Monday, July 23, 2012
The pretty and slender young woman with luxurious long red-brown hair sat by the steaming outdoor bath as she watched Senior Borge and his small entourage of lawyers bustle their way through the snow, bracing themselves against the cold wind. Senior Borge, noticing the beautiful eyes gazing at him, waved and called out “Hello young lady!”
She turned her eyes away and pretended not to have heard him. Senior Borge, remembering that he was in a great hurry to leave the vale, shook off the girl’s enchantment and continued on his way, his young lawyers following regretfully in train behind him.
Meanwhile, further up the trail, and well out of view, the party stood gaping in astonishment that the Great Frost Eagle had vanished up into the sky and became a cloud. They regrouped and began to discuss matters. It seemed, they decided, that the dreadful beast had been something of an illusion.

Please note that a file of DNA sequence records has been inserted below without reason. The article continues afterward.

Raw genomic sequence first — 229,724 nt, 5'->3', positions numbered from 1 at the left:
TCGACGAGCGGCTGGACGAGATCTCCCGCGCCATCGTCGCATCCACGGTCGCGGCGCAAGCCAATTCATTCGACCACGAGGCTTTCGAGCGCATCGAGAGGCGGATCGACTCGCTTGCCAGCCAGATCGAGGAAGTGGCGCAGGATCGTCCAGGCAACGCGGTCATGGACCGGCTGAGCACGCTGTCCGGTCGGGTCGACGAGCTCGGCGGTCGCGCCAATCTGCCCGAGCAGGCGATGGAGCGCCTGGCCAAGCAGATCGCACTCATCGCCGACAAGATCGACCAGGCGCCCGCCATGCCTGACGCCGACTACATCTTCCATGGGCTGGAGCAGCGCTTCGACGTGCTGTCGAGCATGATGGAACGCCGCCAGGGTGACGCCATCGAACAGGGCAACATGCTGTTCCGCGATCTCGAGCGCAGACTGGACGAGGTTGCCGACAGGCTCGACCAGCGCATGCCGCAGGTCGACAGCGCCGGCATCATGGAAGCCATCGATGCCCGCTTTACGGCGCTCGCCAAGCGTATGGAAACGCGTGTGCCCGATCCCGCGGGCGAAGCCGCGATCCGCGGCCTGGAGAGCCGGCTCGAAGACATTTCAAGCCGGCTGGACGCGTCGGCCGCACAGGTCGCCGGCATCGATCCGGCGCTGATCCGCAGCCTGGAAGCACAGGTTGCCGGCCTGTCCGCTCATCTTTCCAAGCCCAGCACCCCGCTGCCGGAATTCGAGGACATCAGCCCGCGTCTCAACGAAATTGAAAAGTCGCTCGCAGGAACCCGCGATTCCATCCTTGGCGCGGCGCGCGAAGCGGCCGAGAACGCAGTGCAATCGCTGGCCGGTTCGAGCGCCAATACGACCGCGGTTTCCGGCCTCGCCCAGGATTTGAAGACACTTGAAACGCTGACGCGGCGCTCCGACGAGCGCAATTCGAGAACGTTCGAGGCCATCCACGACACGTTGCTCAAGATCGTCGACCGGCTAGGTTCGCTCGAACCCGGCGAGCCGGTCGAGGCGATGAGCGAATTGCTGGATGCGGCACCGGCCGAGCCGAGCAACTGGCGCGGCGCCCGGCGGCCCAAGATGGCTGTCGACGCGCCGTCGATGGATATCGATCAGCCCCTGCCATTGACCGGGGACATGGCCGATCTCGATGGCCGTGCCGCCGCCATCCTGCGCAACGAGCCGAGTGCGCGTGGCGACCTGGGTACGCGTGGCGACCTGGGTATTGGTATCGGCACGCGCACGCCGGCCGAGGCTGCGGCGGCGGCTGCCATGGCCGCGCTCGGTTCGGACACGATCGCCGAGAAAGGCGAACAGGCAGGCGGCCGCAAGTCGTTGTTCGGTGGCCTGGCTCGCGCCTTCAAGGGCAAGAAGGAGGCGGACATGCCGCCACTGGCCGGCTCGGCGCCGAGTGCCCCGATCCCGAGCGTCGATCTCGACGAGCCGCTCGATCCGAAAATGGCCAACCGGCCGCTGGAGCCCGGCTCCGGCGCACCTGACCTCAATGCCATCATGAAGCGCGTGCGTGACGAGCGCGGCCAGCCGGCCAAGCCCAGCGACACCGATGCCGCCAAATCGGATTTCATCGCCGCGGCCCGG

“Chicken says it was an ‘IllU-ZZIon’!” exclaimed Bantum, excitedly trying to pronounce that complicated multi-syllable word. Dr. Chickenhiemer felt a pang of pride that the giant baffoon had managed to pronounce it sufficiently for the others to understand it, even if Bantum himself had absolutely no idea whatsoever what that word meant.
Back at the bath, Senior Borge had been unable to resist the girl’s charms after all. And so he had turned his entourage around and made his way back down the path, and eventually came up to the edge of the steaming pool. He commanded his retinue to clean their faces and take a moment to refresh themselves for the long journey. Mae, with a condescending turn of the head, proceeded to ignore them as they feasted their eyes on her voluptuous form. After a few awkward moments of everyone gaping at the poor girl she wrapped her towel around herself carefully and went to the bath house to change into more substantial clothing, annoyed that she had been interrupted. Without a word to any of the forelorn men there she took her leave and went back to the Prancing Unicorn Inn. It was none too satisfying there either, however, as there were still people dashing about repairing damages from the barn fire, and many miners were moaning and groaning on cots all around the first and second floors of the Inn.